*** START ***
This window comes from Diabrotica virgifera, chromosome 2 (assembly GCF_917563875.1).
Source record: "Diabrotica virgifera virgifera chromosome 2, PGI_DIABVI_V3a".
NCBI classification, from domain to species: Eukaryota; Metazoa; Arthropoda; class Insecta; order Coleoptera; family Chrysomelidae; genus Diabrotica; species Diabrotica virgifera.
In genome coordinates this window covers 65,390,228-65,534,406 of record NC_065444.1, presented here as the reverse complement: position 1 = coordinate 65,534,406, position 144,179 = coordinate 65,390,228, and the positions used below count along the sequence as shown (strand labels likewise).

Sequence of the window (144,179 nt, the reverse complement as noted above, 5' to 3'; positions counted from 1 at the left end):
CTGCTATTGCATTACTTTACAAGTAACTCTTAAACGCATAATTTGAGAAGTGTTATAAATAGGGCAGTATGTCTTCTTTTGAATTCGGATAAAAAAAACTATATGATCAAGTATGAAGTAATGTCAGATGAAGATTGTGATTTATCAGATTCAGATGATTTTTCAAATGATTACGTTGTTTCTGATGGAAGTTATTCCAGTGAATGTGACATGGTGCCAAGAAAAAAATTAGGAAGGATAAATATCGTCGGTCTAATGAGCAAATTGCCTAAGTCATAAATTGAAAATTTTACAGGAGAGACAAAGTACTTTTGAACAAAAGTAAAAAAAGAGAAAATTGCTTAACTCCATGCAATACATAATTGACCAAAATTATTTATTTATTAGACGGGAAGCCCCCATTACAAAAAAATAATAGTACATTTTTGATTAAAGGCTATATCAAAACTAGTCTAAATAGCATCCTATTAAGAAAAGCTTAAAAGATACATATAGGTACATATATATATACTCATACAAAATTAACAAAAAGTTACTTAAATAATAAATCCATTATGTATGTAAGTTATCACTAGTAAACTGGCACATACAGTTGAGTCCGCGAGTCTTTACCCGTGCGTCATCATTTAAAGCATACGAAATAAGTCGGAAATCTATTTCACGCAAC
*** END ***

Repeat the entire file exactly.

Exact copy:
This window comes from Diabrotica virgifera, chromosome 2 (assembly GCF_917563875.1).
Source record: "Diabrotica virgifera virgifera chromosome 2, PGI_DIABVI_V3a".
NCBI classification, from domain to species: Eukaryota; Metazoa; Arthropoda; class Insecta; order Coleoptera; family Chrysomelidae; genus Diabrotica; species Diabrotica virgifera.
In genome coordinates this window covers 65,390,228-65,534,406 of record NC_065444.1, presented here as the reverse complement: position 1 = coordinate 65,534,406, position 144,179 = coordinate 65,390,228, and the positions used below count along the sequence as shown (strand labels likewise).

Sequence of the window (144,179 nt, the reverse complement as noted above, 5' to 3'; positions counted from 1 at the left end):
CTGCTATTGCATTACTTTACAAGTAACTCTTAAACGCATAATTTGAGAAGTGTTATAAATAGGGCAGTATGTCTTCTTTTGAATTCGGATAAAAAAAACTATATGATCAAGTATGAAGTAATGTCAGATGAAGATTGTGATTTATCAGATTCAGATGATTTTTCAAATGATTACGTTGTTTCTGATGGAAGTTATTCCAGTGAATGTGACATGGTGCCAAGAAAAAAATTAGGAAGGATAAATATCGTCGGTCTAATGAGCAAATTGCCTAAGTCATAAATTGAAAATTTTACAGGAGAGACAAAGTACTTTTGAACAAAAGTAAAAAAAGAGAAAATTGCTTAACTCCATGCAATACATAATTGACCAAAATTATTTATTTATTAGACGGGAAGCCCCCATTACAAAAAAATAATAGTACATTTTTGATTAAAGGCTATATCAAAACTAGTCTAAATAGCATCCTATTAAGAAAAGCTTAAAAGATACATATAGGTACATATATATATACTCATACAAAATTAACAAAAAGTTACTTAAATAATAAATCCATTATGTATGTAAGTTATCACTAGTAAACTGGCACATACAGTTGAGTCCGCGAGTCTTTACCCGTGCGTCATCATTTAAAGCATACGAAATAAGTCGGAAATCTATTTCACGCAAC